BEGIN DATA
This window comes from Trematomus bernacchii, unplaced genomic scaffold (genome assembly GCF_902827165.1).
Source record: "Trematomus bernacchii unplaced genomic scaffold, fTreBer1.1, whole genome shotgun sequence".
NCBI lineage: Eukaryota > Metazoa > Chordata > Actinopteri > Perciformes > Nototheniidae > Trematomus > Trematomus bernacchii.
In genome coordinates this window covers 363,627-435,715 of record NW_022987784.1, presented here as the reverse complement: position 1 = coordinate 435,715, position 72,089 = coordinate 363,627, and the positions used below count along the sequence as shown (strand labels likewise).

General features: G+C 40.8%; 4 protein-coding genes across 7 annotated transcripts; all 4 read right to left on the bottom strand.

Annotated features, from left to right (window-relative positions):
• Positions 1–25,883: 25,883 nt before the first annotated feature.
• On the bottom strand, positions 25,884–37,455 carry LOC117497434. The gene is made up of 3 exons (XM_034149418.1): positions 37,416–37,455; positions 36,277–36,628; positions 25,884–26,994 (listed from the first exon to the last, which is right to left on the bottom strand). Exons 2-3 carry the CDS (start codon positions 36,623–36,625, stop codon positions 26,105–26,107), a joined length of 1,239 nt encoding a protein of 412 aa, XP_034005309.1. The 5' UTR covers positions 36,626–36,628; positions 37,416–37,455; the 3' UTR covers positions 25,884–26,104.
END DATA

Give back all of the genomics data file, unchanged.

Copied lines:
This window comes from Trematomus bernacchii, unplaced genomic scaffold (genome assembly GCF_902827165.1).
Source record: "Trematomus bernacchii unplaced genomic scaffold, fTreBer1.1, whole genome shotgun sequence".
NCBI lineage: Eukaryota > Metazoa > Chordata > Actinopteri > Perciformes > Nototheniidae > Trematomus > Trematomus bernacchii.
In genome coordinates this window covers 363,627-435,715 of record NW_022987784.1, presented here as the reverse complement: position 1 = coordinate 435,715, position 72,089 = coordinate 363,627, and the positions used below count along the sequence as shown (strand labels likewise).

General features: G+C 40.8%; 4 protein-coding genes across 7 annotated transcripts; all 4 read right to left on the bottom strand.

Annotated features, from left to right (window-relative positions):
• Positions 1–25,883: 25,883 nt before the first annotated feature.
• On the bottom strand, positions 25,884–37,455 carry LOC117497434. The gene is made up of 3 exons (XM_034149418.1): positions 37,416–37,455; positions 36,277–36,628; positions 25,884–26,994 (listed from the first exon to the last, which is right to left on the bottom strand). Exons 2-3 carry the CDS (start codon positions 36,623–36,625, stop codon positions 26,105–26,107), a joined length of 1,239 nt encoding a protein of 412 aa, XP_034005309.1. The 5' UTR covers positions 36,626–36,628; positions 37,416–37,455; the 3' UTR covers positions 25,884–26,104.